One of the objections to my Netting IX post was that there were very few or possibly no existing helicopters capable of carrying a recovered Falcon IV stage to a safe landing even if it were possible to catch the stage in the first place. There is a somewhat tested technique for building inexpensive special purpose helocopters capable of very largeÂ payload capacities.
The technique is the autogyro that generates lift off of the forward motion of the aerial vehicle without necessarily having any power directly applied through the shaft. Helicopters use a similar technique to autorotate in after losing power. Add the Roton type tip rockets and it is possible to build an arbitrarily large lift vehicle capable of lifting very large payloads, although at the expense of very high fuel consumption.Â An assembly consisting of a structural truss with several large helicopter blades with tipjets could carry payloads much larger than the Falcon IX to a safe landing.
The mission technique I see would be an airplane towing the recovery chopper to the projected recovery zone before the launch without using any of the chopper onboard propellant. As the reentering stage comes in, the airplane manuevers the towed vehicle as close as safely possible before casting looseÂ to let the chopper catch the F IX stage while using the tip rockets. After the catch, the recovery chopper climbs to a safe altitude for a reconnect with the tow plane. The tow plane drags the autogyro mode chopper back to launch siteÂ and casts it loose again for the final landing of the stage in a safe cradle.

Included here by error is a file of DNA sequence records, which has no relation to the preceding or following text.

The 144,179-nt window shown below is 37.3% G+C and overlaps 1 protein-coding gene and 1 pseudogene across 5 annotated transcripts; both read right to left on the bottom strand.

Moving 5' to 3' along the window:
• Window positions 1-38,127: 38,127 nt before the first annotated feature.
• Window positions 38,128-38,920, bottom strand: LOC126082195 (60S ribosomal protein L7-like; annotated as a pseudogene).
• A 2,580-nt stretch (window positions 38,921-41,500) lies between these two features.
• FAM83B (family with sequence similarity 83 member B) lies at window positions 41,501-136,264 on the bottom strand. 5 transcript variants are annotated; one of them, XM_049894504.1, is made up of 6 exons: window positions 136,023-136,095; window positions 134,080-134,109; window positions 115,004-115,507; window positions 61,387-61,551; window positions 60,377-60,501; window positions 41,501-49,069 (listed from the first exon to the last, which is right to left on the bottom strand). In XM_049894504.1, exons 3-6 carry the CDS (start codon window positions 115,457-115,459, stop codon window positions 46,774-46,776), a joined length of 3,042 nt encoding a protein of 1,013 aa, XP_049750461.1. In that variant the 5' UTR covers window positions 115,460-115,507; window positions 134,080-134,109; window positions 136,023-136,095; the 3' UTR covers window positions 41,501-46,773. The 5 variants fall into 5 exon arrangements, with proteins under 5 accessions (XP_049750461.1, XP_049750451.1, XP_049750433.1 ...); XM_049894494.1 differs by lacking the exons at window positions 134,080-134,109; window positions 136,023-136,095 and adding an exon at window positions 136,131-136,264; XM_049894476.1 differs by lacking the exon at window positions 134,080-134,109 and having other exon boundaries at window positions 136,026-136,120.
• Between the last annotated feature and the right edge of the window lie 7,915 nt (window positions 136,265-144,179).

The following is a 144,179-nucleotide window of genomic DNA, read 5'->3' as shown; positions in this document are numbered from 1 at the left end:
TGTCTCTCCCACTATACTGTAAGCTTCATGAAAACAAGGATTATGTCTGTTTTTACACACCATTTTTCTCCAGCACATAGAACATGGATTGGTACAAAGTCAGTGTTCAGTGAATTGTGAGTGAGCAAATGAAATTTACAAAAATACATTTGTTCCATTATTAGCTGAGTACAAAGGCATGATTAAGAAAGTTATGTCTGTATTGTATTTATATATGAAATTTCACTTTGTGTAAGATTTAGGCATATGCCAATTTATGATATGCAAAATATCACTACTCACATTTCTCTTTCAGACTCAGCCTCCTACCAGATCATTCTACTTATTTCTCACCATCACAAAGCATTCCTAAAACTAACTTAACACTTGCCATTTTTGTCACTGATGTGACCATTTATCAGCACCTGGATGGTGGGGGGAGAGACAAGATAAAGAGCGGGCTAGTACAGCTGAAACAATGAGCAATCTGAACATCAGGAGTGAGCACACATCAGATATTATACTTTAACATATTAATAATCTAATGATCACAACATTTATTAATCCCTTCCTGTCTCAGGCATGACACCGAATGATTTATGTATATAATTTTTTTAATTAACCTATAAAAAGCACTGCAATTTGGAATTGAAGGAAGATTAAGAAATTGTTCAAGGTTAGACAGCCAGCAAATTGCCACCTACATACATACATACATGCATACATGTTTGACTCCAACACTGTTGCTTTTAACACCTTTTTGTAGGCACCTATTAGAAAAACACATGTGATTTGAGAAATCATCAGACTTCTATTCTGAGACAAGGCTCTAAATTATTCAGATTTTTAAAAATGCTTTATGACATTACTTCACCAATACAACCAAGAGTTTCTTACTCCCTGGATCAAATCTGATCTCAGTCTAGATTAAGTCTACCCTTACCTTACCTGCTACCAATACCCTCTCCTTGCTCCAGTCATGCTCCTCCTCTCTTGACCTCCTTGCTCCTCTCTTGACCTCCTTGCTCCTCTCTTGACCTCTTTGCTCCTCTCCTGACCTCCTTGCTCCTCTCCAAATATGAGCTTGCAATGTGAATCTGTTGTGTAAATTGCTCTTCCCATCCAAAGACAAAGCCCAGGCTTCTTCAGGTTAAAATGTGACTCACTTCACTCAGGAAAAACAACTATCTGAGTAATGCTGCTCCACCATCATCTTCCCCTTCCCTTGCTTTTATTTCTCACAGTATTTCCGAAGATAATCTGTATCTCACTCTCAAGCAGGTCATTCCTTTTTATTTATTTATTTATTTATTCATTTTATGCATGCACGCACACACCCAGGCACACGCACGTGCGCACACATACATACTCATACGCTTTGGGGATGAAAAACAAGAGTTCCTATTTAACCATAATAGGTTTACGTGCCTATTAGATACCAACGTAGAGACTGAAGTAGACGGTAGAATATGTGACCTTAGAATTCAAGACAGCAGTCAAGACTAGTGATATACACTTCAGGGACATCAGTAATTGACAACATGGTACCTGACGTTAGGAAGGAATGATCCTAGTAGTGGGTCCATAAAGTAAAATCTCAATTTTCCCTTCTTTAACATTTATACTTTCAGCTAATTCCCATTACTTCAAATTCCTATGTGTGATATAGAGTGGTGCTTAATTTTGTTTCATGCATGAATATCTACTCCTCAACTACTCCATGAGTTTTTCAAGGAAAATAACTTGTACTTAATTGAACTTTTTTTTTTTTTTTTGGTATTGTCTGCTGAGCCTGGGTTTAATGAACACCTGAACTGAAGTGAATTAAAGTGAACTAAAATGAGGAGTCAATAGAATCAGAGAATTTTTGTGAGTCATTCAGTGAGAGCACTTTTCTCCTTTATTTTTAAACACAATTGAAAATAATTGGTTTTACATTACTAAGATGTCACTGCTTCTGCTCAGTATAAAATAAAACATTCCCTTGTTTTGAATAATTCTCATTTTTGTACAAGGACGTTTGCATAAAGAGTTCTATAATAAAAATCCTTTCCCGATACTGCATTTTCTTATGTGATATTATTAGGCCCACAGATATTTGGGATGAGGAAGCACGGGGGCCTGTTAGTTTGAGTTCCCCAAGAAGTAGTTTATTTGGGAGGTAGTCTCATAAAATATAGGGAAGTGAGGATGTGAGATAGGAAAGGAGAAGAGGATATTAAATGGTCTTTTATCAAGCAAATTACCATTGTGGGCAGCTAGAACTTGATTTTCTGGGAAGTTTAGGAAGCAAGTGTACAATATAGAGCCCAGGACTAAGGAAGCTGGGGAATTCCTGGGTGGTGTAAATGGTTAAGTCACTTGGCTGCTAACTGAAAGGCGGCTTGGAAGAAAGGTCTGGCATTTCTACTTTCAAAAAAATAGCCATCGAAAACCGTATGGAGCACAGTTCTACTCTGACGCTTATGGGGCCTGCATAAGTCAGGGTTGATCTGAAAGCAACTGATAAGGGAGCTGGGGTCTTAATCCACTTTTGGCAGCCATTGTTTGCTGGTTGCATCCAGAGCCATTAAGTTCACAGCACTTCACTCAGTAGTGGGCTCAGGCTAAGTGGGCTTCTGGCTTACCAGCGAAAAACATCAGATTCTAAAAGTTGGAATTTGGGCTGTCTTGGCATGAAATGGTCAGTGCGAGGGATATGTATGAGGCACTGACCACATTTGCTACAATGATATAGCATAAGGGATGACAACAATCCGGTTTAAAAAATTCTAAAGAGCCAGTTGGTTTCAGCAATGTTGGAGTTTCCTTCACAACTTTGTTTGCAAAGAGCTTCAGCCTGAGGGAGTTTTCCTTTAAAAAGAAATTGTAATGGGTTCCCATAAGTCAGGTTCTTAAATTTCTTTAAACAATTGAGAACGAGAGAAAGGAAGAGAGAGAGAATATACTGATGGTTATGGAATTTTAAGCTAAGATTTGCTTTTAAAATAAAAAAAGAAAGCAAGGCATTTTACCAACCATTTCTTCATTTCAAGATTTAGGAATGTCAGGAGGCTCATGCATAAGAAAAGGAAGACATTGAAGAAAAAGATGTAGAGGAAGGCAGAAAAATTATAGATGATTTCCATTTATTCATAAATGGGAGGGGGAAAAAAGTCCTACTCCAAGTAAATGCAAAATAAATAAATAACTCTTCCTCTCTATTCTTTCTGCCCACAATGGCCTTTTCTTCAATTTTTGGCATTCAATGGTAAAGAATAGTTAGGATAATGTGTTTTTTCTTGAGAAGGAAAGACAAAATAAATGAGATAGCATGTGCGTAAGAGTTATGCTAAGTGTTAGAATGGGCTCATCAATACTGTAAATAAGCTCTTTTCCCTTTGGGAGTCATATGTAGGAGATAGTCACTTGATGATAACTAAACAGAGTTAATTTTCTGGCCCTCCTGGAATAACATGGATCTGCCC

With good planning, it would seem possible that the recovery chopper would use ten minutes or less of full power and high fuel consumptionÂ during the operation with the tow plane supplying the vast majority of the propulsion needs.
Correction,Â the FIVÂ on the cartoon was a mistake that should have been FIX.Â